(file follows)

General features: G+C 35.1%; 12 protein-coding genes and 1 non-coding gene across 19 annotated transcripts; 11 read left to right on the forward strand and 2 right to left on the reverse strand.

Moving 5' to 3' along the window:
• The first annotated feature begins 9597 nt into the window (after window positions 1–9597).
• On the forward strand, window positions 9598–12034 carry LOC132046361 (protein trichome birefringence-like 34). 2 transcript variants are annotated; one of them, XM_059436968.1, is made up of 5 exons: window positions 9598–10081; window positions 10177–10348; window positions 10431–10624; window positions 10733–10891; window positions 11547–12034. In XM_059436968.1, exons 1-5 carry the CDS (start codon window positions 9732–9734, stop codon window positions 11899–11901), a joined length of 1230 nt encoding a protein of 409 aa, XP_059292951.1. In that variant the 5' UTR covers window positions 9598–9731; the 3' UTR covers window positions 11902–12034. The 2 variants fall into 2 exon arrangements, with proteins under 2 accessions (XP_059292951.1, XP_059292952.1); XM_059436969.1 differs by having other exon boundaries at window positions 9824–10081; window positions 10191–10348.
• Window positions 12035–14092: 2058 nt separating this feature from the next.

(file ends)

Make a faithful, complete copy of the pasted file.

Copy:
General features: G+C 35.1%; 12 protein-coding genes and 1 non-coding gene across 19 annotated transcripts; 11 read left to right on the forward strand and 2 right to left on the reverse strand.

Moving 5' to 3' along the window:
• The first annotated feature begins 9597 nt into the window (after window positions 1–9597).
• On the forward strand, window positions 9598–12034 carry LOC132046361 (protein trichome birefringence-like 34). 2 transcript variants are annotated; one of them, XM_059436968.1, is made up of 5 exons: window positions 9598–10081; window positions 10177–10348; window positions 10431–10624; window positions 10733–10891; window positions 11547–12034. In XM_059436968.1, exons 1-5 carry the CDS (start codon window positions 9732–9734, stop codon window positions 11899–11901), a joined length of 1230 nt encoding a protein of 409 aa, XP_059292951.1. In that variant the 5' UTR covers window positions 9598–9731; the 3' UTR covers window positions 11902–12034. The 2 variants fall into 2 exon arrangements, with proteins under 2 accessions (XP_059292951.1, XP_059292952.1); XM_059436969.1 differs by having other exon boundaries at window positions 9824–10081; window positions 10191–10348.
• Window positions 12035–14092: 2058 nt separating this feature from the next.